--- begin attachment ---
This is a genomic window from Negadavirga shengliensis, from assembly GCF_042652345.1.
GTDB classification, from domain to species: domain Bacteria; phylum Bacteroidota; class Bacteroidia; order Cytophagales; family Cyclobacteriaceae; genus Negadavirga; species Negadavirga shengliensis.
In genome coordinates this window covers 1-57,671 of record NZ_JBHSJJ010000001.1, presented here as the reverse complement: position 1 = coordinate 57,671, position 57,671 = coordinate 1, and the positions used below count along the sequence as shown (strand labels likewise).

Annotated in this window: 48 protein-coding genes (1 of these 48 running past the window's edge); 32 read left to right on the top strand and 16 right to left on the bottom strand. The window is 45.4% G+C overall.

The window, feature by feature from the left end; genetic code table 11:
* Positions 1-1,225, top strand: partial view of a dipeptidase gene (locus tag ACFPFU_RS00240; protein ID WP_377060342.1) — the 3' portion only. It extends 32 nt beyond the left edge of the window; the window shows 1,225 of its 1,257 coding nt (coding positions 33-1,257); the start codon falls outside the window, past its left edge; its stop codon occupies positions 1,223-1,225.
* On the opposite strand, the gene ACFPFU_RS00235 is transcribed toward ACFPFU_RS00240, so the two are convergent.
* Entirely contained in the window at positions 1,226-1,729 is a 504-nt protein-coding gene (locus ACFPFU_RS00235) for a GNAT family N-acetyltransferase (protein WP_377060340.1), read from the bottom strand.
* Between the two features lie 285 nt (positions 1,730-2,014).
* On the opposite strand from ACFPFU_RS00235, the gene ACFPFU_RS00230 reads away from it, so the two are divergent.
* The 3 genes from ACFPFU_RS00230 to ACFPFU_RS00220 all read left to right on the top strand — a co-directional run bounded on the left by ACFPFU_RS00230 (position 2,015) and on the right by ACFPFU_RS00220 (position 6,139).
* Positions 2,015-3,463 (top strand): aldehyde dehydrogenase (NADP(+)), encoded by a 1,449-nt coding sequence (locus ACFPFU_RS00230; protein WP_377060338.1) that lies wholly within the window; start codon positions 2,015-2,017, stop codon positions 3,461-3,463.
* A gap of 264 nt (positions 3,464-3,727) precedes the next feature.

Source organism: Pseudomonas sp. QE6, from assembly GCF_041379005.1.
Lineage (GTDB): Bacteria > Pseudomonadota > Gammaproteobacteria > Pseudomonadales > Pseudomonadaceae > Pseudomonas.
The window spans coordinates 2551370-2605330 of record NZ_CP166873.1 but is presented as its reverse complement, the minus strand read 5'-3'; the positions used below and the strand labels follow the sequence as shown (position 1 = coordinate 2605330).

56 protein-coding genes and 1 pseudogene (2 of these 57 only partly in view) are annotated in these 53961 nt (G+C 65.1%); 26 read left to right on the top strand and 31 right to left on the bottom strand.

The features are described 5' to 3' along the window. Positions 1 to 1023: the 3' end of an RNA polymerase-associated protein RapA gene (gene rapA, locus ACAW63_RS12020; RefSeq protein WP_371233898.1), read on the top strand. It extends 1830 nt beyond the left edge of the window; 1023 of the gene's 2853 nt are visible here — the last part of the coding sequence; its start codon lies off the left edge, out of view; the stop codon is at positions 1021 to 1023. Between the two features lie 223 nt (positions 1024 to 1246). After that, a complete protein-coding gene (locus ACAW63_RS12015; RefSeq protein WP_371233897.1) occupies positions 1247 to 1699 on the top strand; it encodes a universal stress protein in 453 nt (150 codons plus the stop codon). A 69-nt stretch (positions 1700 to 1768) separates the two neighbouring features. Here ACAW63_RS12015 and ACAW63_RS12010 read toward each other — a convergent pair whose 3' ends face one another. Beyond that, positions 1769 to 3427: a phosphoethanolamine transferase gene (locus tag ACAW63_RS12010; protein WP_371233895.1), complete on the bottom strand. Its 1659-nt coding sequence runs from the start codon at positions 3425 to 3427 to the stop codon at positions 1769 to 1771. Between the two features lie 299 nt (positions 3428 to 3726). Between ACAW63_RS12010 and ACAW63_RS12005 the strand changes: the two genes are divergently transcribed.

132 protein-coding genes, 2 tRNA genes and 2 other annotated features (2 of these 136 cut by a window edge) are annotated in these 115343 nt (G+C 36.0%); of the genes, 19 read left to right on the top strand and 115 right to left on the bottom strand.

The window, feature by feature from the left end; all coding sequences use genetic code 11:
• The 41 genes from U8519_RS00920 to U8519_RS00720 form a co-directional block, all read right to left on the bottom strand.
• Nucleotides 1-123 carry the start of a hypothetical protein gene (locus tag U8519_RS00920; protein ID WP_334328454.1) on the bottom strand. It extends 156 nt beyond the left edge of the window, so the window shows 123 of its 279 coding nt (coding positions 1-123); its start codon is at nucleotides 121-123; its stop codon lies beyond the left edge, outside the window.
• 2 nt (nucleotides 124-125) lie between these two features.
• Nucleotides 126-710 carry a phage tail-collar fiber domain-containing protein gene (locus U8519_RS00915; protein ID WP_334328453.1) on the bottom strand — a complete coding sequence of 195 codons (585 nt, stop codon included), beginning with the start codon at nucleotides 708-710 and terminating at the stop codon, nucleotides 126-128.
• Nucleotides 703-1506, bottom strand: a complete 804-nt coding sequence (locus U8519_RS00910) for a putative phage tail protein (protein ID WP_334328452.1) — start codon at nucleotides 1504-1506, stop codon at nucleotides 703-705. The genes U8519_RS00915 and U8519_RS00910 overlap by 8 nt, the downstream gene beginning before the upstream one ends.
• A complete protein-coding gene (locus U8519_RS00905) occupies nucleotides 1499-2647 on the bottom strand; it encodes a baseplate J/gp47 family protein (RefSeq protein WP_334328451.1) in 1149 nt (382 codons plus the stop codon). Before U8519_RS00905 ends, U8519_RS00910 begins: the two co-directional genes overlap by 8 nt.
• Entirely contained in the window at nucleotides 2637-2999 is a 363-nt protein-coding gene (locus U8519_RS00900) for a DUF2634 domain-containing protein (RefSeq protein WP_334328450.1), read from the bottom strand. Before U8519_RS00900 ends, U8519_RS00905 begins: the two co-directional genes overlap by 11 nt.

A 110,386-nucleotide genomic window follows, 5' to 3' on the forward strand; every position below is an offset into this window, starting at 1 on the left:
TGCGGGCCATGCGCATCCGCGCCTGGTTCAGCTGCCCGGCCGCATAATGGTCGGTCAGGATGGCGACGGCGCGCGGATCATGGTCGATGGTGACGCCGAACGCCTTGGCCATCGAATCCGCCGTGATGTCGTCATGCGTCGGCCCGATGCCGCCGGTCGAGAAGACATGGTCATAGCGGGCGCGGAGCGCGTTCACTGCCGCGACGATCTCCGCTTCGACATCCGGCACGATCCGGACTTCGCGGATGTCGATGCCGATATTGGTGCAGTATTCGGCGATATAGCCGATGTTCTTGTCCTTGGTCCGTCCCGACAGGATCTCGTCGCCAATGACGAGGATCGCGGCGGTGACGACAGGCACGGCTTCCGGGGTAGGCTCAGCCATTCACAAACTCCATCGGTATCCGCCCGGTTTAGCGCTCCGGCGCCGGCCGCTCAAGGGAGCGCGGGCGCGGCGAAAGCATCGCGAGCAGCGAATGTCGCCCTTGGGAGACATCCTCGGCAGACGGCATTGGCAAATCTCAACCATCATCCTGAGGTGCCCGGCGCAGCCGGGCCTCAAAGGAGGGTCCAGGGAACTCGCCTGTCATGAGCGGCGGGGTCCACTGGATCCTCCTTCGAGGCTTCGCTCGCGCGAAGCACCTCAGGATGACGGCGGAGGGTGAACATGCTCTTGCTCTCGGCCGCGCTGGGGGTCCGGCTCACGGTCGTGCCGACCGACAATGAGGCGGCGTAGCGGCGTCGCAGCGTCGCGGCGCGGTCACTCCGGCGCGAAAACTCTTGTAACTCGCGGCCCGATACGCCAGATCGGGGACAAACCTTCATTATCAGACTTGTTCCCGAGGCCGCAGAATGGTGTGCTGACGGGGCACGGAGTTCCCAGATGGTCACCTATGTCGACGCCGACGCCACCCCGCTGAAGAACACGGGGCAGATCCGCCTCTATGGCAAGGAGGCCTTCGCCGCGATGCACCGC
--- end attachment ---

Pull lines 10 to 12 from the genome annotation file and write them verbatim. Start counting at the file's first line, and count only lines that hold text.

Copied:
* On the opposite strand from ACFPFU_RS00235, the gene ACFPFU_RS00230 reads away from it, so the two are divergent.
* The 3 genes from ACFPFU_RS00230 to ACFPFU_RS00220 all read left to right on the top strand — a co-directional run bounded on the left by ACFPFU_RS00230 (position 2,015) and on the right by ACFPFU_RS00220 (position 6,139).
* Positions 2,015-3,463 (top strand): aldehyde dehydrogenase (NADP(+)), encoded by a 1,449-nt coding sequence (locus ACFPFU_RS00230; protein WP_377060338.1) that lies wholly within the window; start codon positions 2,015-2,017, stop codon positions 3,461-3,463.